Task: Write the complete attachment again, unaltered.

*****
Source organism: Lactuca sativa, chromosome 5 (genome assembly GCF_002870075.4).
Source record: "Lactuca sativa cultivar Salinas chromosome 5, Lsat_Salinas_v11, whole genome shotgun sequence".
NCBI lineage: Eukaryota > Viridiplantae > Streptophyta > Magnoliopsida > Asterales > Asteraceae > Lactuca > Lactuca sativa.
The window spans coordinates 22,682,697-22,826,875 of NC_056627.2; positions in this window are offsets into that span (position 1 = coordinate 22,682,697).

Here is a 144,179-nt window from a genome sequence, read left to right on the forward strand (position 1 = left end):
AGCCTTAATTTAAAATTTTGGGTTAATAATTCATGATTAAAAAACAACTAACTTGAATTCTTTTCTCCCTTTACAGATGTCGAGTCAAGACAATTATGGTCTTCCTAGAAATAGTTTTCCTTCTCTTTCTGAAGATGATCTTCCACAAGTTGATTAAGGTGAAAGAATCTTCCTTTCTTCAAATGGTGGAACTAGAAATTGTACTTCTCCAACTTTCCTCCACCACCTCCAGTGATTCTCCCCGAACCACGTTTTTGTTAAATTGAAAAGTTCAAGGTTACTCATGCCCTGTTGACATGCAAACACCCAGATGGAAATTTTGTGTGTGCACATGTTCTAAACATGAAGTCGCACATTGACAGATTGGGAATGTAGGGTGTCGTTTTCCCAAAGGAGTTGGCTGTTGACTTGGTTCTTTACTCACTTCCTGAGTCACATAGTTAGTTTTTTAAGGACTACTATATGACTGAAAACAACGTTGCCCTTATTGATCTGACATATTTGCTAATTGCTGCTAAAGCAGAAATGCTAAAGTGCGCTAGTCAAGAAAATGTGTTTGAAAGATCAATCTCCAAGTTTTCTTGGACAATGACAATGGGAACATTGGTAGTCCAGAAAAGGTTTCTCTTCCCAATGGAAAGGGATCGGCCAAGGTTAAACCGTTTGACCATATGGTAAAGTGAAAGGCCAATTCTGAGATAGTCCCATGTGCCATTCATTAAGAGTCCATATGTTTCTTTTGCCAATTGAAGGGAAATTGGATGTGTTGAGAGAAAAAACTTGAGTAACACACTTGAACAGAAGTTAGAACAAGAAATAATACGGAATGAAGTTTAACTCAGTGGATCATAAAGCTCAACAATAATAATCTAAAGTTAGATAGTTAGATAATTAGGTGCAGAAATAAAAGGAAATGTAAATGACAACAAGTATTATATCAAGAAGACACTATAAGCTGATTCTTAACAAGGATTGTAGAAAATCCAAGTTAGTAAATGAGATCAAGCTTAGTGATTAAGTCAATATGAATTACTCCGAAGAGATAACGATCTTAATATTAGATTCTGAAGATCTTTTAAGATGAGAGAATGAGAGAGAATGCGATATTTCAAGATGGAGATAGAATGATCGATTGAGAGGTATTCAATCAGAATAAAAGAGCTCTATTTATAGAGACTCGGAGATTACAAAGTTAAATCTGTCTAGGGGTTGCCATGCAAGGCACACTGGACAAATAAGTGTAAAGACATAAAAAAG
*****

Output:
Source organism: Lactuca sativa, chromosome 5 (genome assembly GCF_002870075.4).
Source record: "Lactuca sativa cultivar Salinas chromosome 5, Lsat_Salinas_v11, whole genome shotgun sequence".
NCBI lineage: Eukaryota > Viridiplantae > Streptophyta > Magnoliopsida > Asterales > Asteraceae > Lactuca > Lactuca sativa.
The window spans coordinates 22,682,697-22,826,875 of NC_056627.2; positions in this window are offsets into that span (position 1 = coordinate 22,682,697).

Here is a 144,179-nt window from a genome sequence, read left to right on the forward strand (position 1 = left end):
AGCCTTAATTTAAAATTTTGGGTTAATAATTCATGATTAAAAAACAACTAACTTGAATTCTTTTCTCCCTTTACAGATGTCGAGTCAAGACAATTATGGTCTTCCTAGAAATAGTTTTCCTTCTCTTTCTGAAGATGATCTTCCACAAGTTGATTAAGGTGAAAGAATCTTCCTTTCTTCAAATGGTGGAACTAGAAATTGTACTTCTCCAACTTTCCTCCACCACCTCCAGTGATTCTCCCCGAACCACGTTTTTGTTAAATTGAAAAGTTCAAGGTTACTCATGCCCTGTTGACATGCAAACACCCAGATGGAAATTTTGTGTGTGCACATGTTCTAAACATGAAGTCGCACATTGACAGATTGGGAATGTAGGGTGTCGTTTTCCCAAAGGAGTTGGCTGTTGACTTGGTTCTTTACTCACTTCCTGAGTCACATAGTTAGTTTTTTAAGGACTACTATATGACTGAAAACAACGTTGCCCTTATTGATCTGACATATTTGCTAATTGCTGCTAAAGCAGAAATGCTAAAGTGCGCTAGTCAAGAAAATGTGTTTGAAAGATCAATCTCCAAGTTTTCTTGGACAATGACAATGGGAACATTGGTAGTCCAGAAAAGGTTTCTCTTCCCAATGGAAAGGGATCGGCCAAGGTTAAACCGTTTGACCATATGGTAAAGTGAAAGGCCAATTCTGAGATAGTCCCATGTGCCATTCATTAAGAGTCCATATGTTTCTTTTGCCAATTGAAGGGAAATTGGATGTGTTGAGAGAAAAAACTTGAGTAACACACTTGAACAGAAGTTAGAACAAGAAATAATACGGAATGAAGTTTAACTCAGTGGATCATAAAGCTCAACAATAATAATCTAAAGTTAGATAGTTAGATAATTAGGTGCAGAAATAAAAGGAAATGTAAATGACAACAAGTATTATATCAAGAAGACACTATAAGCTGATTCTTAACAAGGATTGTAGAAAATCCAAGTTAGTAAATGAGATCAAGCTTAGTGATTAAGTCAATATGAATTACTCCGAAGAGATAACGATCTTAATATTAGATTCTGAAGATCTTTTAAGATGAGAGAATGAGAGAGAATGCGATATTTCAAGATGGAGATAGAATGATCGATTGAGAGGTATTCAATCAGAATAAAAGAGCTCTATTTATAGAGACTCGGAGATTACAAAGTTAAATCTGTCTAGGGGTTGCCATGCAAGGCACACTGGACAAATAAGTGTAAAGACATAAAAAAG